Fcall, convS2M, convD2M, convM2S, convM2D, fcallfmt, dirfmt, dirmodefmt,
read9pmsg, statcheck, sizeS2M, sizeD2M – interface to Plan 9 File
uint convS2M(Fcall *f, uchar *ap, uint nap)
uint convD2M(Dir *d, uchar *ap, uint nap)
uint convM2S(uchar *ap, uint nap, Fcall *f)
uint convM2D(uchar *ap, uint nap, Dir *d, char *strs)
int read9pmsg(int fd, uchar *buf, uint nbuf)
int statcheck(uchar *buf, uint nbuf)
uint sizeS2M(Fcall *f)
uint sizeD2M(Dir *d)
These routines convert messages in the machine–independent format
of the Plan 9 file protocol, 9P, to and from a more convenient
form, an Fcall structure: |
#define MAXWELEM 16
This structure is defined in <fcall.h>. See section 5 for a full description of 9P messages and their encoding. For all message types, the type field of an Fcall holds one of Tversion, Rversion, Tattach, Rattach, etc. (defined in an enumerated type in <fcall.h>). Fid is used by most messages, and tag is used by all messages. The other fields are used selectively by the message types given in comments.
ConvM2S takes a 9P message at ap of length nap, and uses it to fill in Fcall structure f. If the passed message including any data for Twrite and Rread messages is formatted properly, the return value is the number of bytes the message occupied in the buffer ap, which will always be less than or equal to nap; otherwise it is 0. For Twrite and Tread messages, data is set to a pointer into the argument message, not a copy.
ConvS2M does the reverse conversion, turning f into a message starting at ap. The length of the resulting message is returned. For Twrite and Rread messages, count bytes starting at data are copied into the message.
The constant IOHDRSZ is a suitable amount of buffer to reserve for storing the 9P header; the data portion of a Twrite or Rread will be no more than the buffer size negotiated in the Tversion/Rversion exchange, minus IOHDRSZ.
The routine sizeS2M returns the number of bytes required to store the machine–independent representation of the Fcall structure f, including its initial 32–bit size field. In other words, it reports the number of bytes produced by a successful call to convS2M.
Another structure is Dir, used by the routines described in stat(2). ConvM2D converts the machine–independent form starting at ap into d and returns the length of the machine–independent encoding. The strings in the returned Dir structure are stored at successive locations starting at strs. Usually strs will point to storage immediately after the Dir itself. It can also be a nil pointer, in which case the string pointers in the returned Dir are all nil; however, the return value still includes their length.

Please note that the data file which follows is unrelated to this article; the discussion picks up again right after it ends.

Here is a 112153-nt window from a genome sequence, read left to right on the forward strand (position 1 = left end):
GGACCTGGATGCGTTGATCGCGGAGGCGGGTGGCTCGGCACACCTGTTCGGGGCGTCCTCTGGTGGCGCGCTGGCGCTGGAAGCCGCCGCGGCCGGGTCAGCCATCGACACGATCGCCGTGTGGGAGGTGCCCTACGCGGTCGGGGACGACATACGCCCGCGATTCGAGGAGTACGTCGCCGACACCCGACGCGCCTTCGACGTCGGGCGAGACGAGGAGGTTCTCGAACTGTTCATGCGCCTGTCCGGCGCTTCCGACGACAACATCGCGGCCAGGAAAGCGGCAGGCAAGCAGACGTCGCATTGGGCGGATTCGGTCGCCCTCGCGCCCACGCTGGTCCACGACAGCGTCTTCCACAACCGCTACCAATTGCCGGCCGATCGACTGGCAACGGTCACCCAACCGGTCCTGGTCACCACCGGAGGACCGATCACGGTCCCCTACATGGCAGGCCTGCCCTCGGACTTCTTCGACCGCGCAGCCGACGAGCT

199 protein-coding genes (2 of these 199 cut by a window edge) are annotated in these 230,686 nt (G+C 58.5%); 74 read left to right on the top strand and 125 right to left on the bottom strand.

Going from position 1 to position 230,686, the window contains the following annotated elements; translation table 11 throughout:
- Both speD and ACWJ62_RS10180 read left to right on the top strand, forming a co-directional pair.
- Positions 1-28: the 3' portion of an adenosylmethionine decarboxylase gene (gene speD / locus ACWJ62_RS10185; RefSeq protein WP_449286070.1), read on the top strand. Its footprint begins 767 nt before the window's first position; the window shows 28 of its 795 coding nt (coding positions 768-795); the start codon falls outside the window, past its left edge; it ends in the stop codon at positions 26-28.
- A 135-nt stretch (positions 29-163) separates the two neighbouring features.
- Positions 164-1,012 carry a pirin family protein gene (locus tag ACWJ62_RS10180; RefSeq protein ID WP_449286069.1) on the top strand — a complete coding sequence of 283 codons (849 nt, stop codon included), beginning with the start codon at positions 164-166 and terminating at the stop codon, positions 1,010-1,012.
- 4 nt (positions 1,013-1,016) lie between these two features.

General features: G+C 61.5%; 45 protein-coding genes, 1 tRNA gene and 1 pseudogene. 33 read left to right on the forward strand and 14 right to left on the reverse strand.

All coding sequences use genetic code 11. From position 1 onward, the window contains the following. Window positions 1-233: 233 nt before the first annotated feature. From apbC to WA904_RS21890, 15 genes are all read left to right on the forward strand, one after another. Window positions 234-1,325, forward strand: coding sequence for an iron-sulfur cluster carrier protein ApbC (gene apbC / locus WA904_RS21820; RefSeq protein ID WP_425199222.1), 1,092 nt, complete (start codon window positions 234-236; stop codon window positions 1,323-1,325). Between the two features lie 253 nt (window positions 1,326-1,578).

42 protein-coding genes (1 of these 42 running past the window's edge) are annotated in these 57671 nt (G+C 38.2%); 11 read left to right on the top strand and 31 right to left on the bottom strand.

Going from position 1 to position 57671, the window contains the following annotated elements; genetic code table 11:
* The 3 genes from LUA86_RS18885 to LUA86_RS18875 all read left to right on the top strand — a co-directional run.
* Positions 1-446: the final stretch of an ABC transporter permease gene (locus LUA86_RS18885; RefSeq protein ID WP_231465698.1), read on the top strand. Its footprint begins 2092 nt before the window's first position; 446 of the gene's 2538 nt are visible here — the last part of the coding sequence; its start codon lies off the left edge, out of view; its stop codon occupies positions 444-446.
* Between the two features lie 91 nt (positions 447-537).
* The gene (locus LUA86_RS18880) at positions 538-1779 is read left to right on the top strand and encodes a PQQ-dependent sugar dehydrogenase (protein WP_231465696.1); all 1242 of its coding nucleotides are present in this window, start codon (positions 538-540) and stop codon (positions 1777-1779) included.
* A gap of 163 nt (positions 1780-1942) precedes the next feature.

ConvD2M does the reverse translation, also returning the length of the encoding. If the buffer is too short, the return value will be BIT16SZ and the correct size will be returned in the first BIT16SZ bytes. (If the buffer is less that BIT16SZ, the return value is zero; therefore a correct test for complete packing of the message is that the return value is greater than BIT16SZ). The macro GBIT16 can be used to extract the correct value. The related macros with different sizes retrieve the corresponding–sized quantities. PBIT16 and its brethren place values in messages. With the exception of handling short buffers in convD2M, these macros are not usually needed except by internal routines.
Analogous to sizeS2M, sizeD2M returns the number of bytes required to store the machine–independent representation of the Dir structure d, including its initial 16–bit size field.
The routine statcheck checks whether the nbuf bytes of buf contain a validly formatted machine–independent Dir entry suitable as an argument, for example, for the wstat (see stat(2)) system call. It checks that the sizes of all the elements of the entry sum to exactly nbuf, which is a simple but effective test of validity. Nbuf and buf should include the second two–byte (16–bit) length field that precedes the entry when formatted in a 9P message (see stat(5)); in other words, nbuf is 2 plus the sum of the sizes of the entry itself. Statcheck also verifies that the length field has the correct value (that is, nbuf–2). It returns 0 for a valid entry and –1 for an incorrectly formatted entry.
Dirfmt, fcallfmt, and dirmodefmt are formatting routines, suitable for fmtinstall(2). They convert Dir*, Fcall*, and long values into string representations of the directory buffer, Fcall buffer, or file mode value. Fcallfmt assumes that dirfmt has been installed with format letter D and dirmodefmt with format letter M.
Read9pmsg calls read(2) multiple times, if necessary, to read
an entire 9P message into buf. The return value is 0 for end of
file, or –1 for error; it does not return partial messages.
intro(2), 9p(2), stat(2), intro(5)|